We are back on the blog with another Artist Spotlight. If you are new to the blog, this is a weekly feature, where we spotlight photographers and artist that are inspiring others with there instant film work.
This week, the spotlight is on London based photographer Meredith Wilson. We have been inspired by Meredith’s work on Flickr for some time now, and finally we have her on the blog. I always look forward to the images she produces, sometimes very simple ideas, that just hold your attention. To see more of Meredith’s work, please visit the following links.
• A little about yourself. Where you are from and what you do.
I grew up on the outskirts of Sydney but my travels eventually led me to London where I now live. Sydney is still home however and I head back there whenever I can. I work in finance for a television production company and photography, in particular Instant Photography, is my creative escape.
How did you get into instant photography?
A friend introduced me to it back in 2010. I’d been intrigued by some shots he’d taken and after getting some advice I picked up a cheap 600 camera on eBay and a couple of packs of Impossible Silver Shade film. It was a steep learning curve with a lot of frustration to start with. As I began to get to know my cameras, the film and other instant photographers though that little spark of interest gradually became a real passion for the medium. I can’t imagine a time now where I won’t shoot instant.
What is your favorite camera used for instant photography?
I tend to alternate between my Sonar SX70 and my SLR 680. Both are wonderful cameras in terms of build and how they feel to use.
What instant camera have you not shot with, but would love to try?
I’d love the opportunity to shoot 8×10 one day. The images I’ve seen so far are breathtaking. I did back the Kickstarter for New55 so I feel as though I’m half way there 🙂
What’s your favorite Impossible film or pack film type?
My favourite Impossible colour film was the 12/11 batch for the SX70. The tones (especially the blues) were to die for. Images took on an almost painterly quality. I’m currently enjoying the new B&W films. The tones are beautiful though I’m still finding a little sepia creeping in so I’d recommend scanning them in shortly after taking them. Impossible have made huge headway here and I’m sure the improvements will continue. That said I recently shot a pack of PX100 from 2010 and the soft, dreamy tones worked beautifully with the subject. There is a part of me that hopes some of the quirkiness of the earlier films will be retained.
How have you incorporated instant film into your regular workflow?
To be honest instant film has pretty much overtaken my photography. I also have an InstantLab and am starting to look at ways I can extend my creativity. I use my iPhone and the Hipstamatic app quite a bit so it’s been fun experimenting with those shots and the Lab.
How would you describe your voice or vision with instant photography? (does it differ from your other work?)
Light and simplicity. I’m drawn to both. It’s might sound odd but it’s taken me a long time to realise this. There’s a feeling of stillness and calm I get when I’m shooting and somehow I think a little of it has started creeping into my shots. I don’t know it feels a bit stupid to say that without sounding like a complete pillock 🙂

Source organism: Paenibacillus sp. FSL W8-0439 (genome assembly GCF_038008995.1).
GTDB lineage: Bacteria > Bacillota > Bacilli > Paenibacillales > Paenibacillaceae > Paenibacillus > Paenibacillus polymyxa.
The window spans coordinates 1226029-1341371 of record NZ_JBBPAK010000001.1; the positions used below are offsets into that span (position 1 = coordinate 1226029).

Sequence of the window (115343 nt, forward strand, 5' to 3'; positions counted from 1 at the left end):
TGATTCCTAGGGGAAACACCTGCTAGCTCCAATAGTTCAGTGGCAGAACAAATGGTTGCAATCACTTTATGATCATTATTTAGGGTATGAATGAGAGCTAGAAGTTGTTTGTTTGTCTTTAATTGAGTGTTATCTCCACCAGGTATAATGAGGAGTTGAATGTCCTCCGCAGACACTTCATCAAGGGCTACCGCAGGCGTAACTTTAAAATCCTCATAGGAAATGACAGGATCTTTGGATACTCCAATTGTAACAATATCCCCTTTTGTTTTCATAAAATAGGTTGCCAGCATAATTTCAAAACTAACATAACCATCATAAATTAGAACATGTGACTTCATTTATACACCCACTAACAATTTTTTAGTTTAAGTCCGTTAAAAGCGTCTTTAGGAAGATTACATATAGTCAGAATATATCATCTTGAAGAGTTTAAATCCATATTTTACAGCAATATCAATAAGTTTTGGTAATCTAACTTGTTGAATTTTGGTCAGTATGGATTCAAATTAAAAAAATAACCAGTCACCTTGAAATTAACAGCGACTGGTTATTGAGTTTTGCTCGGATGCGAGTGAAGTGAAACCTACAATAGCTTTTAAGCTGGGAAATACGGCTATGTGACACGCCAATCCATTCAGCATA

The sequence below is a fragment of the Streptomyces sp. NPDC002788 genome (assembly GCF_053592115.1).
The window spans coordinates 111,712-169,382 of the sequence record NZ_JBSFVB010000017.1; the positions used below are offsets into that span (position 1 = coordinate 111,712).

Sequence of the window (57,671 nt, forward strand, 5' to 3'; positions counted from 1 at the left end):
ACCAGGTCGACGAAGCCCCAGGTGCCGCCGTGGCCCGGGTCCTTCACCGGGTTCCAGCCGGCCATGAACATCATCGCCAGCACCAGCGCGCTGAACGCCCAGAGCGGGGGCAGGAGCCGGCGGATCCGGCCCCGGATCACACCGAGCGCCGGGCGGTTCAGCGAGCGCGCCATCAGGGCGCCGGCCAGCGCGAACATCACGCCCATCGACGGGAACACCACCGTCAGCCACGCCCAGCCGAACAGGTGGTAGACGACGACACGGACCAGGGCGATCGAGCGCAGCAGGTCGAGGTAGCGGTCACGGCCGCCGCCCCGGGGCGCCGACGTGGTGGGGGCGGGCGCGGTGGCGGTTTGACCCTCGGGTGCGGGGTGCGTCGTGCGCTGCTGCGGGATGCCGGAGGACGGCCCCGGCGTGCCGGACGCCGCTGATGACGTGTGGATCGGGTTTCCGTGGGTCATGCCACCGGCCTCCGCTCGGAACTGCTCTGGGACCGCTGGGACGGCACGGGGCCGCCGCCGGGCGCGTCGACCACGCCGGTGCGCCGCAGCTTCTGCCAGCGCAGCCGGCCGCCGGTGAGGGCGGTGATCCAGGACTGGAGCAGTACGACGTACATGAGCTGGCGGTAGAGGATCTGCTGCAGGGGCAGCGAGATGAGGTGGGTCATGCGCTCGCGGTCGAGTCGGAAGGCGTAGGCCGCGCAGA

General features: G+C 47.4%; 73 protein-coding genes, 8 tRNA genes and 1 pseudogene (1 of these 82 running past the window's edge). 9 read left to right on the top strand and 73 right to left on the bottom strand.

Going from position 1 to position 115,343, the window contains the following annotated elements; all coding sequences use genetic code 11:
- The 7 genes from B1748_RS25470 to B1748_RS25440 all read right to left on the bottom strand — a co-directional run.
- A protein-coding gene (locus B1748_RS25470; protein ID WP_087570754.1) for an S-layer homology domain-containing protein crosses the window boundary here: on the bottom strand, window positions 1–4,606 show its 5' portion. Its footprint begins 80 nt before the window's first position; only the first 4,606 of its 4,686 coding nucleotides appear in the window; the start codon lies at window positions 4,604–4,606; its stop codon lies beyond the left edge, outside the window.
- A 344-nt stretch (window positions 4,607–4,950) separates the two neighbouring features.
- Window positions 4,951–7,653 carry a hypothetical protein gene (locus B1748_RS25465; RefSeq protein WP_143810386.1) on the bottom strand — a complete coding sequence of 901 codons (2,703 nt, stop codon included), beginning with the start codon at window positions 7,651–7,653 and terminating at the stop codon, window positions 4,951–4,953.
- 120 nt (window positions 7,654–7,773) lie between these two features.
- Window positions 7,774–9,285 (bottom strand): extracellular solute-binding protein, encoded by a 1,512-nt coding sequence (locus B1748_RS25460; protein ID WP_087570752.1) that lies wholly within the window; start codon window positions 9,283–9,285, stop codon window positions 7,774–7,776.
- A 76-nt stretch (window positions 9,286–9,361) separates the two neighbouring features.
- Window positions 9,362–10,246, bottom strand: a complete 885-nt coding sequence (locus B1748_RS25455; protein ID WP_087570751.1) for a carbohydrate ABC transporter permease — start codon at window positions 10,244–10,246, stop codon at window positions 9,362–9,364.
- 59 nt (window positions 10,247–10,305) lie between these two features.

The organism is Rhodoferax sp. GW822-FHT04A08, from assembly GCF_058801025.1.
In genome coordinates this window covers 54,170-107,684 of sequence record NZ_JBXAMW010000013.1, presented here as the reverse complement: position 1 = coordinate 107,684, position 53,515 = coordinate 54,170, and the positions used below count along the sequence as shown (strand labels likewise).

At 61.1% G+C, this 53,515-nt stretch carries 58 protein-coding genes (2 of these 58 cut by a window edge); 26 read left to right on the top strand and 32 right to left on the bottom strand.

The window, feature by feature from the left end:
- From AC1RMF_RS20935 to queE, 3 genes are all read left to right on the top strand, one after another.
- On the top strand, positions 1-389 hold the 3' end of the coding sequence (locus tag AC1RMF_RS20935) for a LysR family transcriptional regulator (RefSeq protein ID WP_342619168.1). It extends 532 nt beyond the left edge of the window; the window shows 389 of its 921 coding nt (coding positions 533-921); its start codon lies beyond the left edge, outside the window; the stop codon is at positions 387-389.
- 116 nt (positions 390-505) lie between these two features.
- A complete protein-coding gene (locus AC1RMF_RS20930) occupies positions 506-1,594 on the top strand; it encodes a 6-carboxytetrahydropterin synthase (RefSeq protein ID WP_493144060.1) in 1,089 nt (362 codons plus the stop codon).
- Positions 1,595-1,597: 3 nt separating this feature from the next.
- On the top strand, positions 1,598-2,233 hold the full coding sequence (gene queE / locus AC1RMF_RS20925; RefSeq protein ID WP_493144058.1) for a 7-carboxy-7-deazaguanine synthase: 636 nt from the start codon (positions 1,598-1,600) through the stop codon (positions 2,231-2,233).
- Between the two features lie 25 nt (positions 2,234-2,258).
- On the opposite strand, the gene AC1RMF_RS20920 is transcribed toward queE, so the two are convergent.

Any personal projects we should know about?
I currently have work from 2 projects being exhibited alongside the work of Ashley R Good, elegia and Ben innocent and Celina Wyss at The Jam Factory in Oxford. The show runs until 27 July and is titled Chemistry: New Instant Photography. All the images were shot on Impossible film and I’m hugely honoured and proud to have been asked to contribute.
Going forward I have a couple of ideas niggling away in my head but it’s too early to say if they’ll come to anything. Plus I have a habit of being half way through a project before I realise it’s become a project 🙂
What other photographers do you look up too?
Andre Kertesz has long been a favourite of mine. His lifelong project, On Reading, is a constant inspiration and reminds me to never stop looking for that next shot. I find Tarkovsky’s Polaroids mesmerising and Uta Barth’s use of shadow and light is sublime. Her work has been the inspiration for one of my series currently showing in our exhibition.
What advice would you give to someone just getting into instant photography?
I know I’m not the first person to say this but patience, patience and more patience. And a lot of practice 🙂 It takes time to get to grips with these cameras and with the film. You’re forced to slow down, to look at what you’re shooting and that’s when you really start noticing stuff. Also it’s liberating because there are so few things to adjust. I don’t spend ages fiddling with them before I can use them or worrying about what the histogram says.
Where does your inspiration come from? Do you seek it out or wait till it finds you?
All sorts of things inspire me. It could be something I’ve seen, read or daydreamed about. If I’m stumped then taking part in a challenge set by one of the Flickr groups I’m part of can be a fun way of getting the creative process started again. Impossible Moment in Time, run by the wonderful Toby Hancock, sets a different challenge for Impossible Instant Photographers on the last Saturday of each month. I’m always amazed at how differently we each interpret the themes. If you’re looking for something on the quirky side then Utata’s Iron Photographer challenges are great fun and while not specifically aimed at instant photography I’ve found them really useful for making me look at things from a different perspective. I love going to new places as well because you never know what camera fodder you might find.